It is impossible that you can overpower such sites as Wikipedia or can change their biased materials so patched together. There are other sites with similar infrastructure, too. If any inquirer, especially, a young student wants to find out about some new fact he has to get it through the Wikipedia whether on the mobile phones, tablets, computers in schools, colleges, etc. That comes first. The Summer Bay’s teacher’s work cannot be found even in page fifty of the search engines. It is almost impossible to find it. This new library has only a couple of books Wikipedia and one or two more books. It does not need an angel. They have software that bars you to access the internet in such places but those software are tuned to allow Wikipedia.
This is not a polished finished article; only wrote it under the spur of an urge. I’ll be back to improve it.
1. Summer Bay: A fictional place from the Australian TV series “Home and Away”
That description of Twekesbury in the book mixed with what my friend here had penned down when he had walked over all the important points the history could remember and terrain could allow.
That coincidence did not end there. For a long time I wanted to write it but things happened that prevented me; one was that for almost three months my computer was not satisfactory. But this is a story I write it somewhere else. At last there came a time when I wrote about this very interesting coincidence.
I was eager to share it with certain friends of mine on the Facebook. I have to say that I have a kind of inhibition to do that. I can’t post constantly on social media. Inside me I believe it is an inconvenience for the people if I bother them too much by flooding them with my personal taste of affairs.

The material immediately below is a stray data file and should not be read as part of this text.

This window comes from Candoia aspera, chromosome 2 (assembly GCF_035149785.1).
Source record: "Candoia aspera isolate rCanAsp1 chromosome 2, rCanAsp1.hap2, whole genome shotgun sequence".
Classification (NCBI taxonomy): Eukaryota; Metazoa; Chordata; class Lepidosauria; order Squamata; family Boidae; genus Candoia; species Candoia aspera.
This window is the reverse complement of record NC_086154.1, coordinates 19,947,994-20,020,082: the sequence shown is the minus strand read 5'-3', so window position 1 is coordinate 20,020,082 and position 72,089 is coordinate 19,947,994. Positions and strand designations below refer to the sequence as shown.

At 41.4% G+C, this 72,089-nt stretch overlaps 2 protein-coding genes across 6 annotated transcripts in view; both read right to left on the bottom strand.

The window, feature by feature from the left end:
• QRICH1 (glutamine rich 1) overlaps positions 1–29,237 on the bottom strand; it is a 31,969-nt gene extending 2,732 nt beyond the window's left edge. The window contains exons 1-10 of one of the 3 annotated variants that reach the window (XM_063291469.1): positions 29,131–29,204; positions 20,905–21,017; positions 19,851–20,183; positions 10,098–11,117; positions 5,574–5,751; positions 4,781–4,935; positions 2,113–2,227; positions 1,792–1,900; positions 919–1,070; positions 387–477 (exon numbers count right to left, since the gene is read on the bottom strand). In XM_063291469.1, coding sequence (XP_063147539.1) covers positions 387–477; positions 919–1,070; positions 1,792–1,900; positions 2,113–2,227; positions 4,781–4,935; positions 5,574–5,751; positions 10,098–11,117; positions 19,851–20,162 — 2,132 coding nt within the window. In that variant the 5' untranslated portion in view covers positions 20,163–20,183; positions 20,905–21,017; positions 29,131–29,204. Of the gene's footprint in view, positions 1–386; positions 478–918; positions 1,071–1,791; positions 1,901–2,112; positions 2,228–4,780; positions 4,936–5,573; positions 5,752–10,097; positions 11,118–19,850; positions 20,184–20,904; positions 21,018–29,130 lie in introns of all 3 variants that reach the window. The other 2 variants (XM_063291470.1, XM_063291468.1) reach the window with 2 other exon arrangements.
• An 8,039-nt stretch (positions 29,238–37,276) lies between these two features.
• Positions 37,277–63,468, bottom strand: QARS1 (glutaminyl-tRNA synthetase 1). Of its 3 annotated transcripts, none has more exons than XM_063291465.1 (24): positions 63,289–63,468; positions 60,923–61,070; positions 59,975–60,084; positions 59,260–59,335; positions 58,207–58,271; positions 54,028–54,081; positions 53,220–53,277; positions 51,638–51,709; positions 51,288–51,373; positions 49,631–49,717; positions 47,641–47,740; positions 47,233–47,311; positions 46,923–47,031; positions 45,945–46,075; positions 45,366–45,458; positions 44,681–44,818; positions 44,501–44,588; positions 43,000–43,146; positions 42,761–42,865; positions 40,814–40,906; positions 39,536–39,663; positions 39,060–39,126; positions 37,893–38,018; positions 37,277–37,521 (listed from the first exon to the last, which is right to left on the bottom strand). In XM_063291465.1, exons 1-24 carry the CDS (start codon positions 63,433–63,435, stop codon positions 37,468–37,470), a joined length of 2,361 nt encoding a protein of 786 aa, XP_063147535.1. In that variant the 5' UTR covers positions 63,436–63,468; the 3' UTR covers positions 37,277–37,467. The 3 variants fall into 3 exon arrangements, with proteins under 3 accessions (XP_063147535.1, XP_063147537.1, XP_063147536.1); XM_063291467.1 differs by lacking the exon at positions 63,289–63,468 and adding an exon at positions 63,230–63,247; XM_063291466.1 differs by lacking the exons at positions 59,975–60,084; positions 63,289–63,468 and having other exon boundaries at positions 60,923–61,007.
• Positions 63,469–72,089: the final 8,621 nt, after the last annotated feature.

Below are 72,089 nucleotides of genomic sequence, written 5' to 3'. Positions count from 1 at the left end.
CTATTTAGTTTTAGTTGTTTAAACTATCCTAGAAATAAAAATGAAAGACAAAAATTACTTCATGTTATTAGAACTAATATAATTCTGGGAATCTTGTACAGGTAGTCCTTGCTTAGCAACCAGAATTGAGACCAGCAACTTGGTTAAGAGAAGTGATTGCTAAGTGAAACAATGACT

Well, every now and then I might share some very interesting post of a friend as a sign of comradeship, but not more, not much more. If I have something to say I usually say it as the comment on the posts of other people. What should I do?
And right next day the library angel went to my friend “Donna”. She tagged me in a post about a very related news about a community who helped their local bookshop move their books into its new place; it was in Southampton. I got the opportunity to propagate my blog there in the comment section of her post.
I understood that the fairy was still at work. How? That gave me a way to advertise my blog post regarding the library angel in that message. It was on my wall but not in a way that I usually avoid.
My next proposition is regarding the truth of the library angel. People who already has mentioned such a phenomenon also believe that all the scientific discoveries of humans are in debt of this being. I believe it is true and scientific.